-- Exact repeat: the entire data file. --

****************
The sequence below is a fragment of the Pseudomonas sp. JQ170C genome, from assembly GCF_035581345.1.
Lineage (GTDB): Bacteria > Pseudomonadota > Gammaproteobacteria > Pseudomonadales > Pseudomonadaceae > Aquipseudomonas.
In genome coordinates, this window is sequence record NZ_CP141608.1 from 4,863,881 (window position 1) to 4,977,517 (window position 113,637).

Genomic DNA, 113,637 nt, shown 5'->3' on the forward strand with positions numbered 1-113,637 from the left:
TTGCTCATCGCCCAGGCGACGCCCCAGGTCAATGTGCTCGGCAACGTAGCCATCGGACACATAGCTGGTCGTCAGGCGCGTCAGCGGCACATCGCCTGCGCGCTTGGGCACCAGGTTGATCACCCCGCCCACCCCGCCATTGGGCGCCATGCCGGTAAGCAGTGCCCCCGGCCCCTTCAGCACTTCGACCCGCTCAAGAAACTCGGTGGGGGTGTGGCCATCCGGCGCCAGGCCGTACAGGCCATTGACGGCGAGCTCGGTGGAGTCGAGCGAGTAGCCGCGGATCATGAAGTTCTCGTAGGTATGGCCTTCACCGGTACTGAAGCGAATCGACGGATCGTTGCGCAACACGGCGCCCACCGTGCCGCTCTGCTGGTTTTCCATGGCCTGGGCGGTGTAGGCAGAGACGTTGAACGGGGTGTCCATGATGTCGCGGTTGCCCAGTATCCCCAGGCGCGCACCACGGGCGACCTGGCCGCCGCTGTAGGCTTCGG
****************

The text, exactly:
The sequence below is a fragment of the Pseudomonas sp. JQ170C genome, from assembly GCF_035581345.1.
Lineage (GTDB): Bacteria > Pseudomonadota > Gammaproteobacteria > Pseudomonadales > Pseudomonadaceae > Aquipseudomonas.
In genome coordinates, this window is sequence record NZ_CP141608.1 from 4,863,881 (window position 1) to 4,977,517 (window position 113,637).

Genomic DNA, 113,637 nt, shown 5'->3' on the forward strand with positions numbered 1-113,637 from the left:
TTGCTCATCGCCCAGGCGACGCCCCAGGTCAATGTGCTCGGCAACGTAGCCATCGGACACATAGCTGGTCGTCAGGCGCGTCAGCGGCACATCGCCTGCGCGCTTGGGCACCAGGTTGATCACCCCGCCCACCCCGCCATTGGGCGCCATGCCGGTAAGCAGTGCCCCCGGCCCCTTCAGCACTTCGACCCGCTCAAGAAACTCGGTGGGGGTGTGGCCATCCGGCGCCAGGCCGTACAGGCCATTGACGGCGAGCTCGGTGGAGTCGAGCGAGTAGCCGCGGATCATGAAGTTCTCGTAGGTATGGCCTTCACCGGTACTGAAGCGAATCGACGGATCGTTGCGCAACACGGCGCCCACCGTGCCGCTCTGCTGGTTTTCCATGGCCTGGGCGGTGTAGGCAGAGACGTTGAACGGGGTGTCCATGATGTCGCGGTTGCCCAGTATCCCCAGGCGCGCACCACGGGCGACCTGGCCGCCGCTGTAGGCTTCGG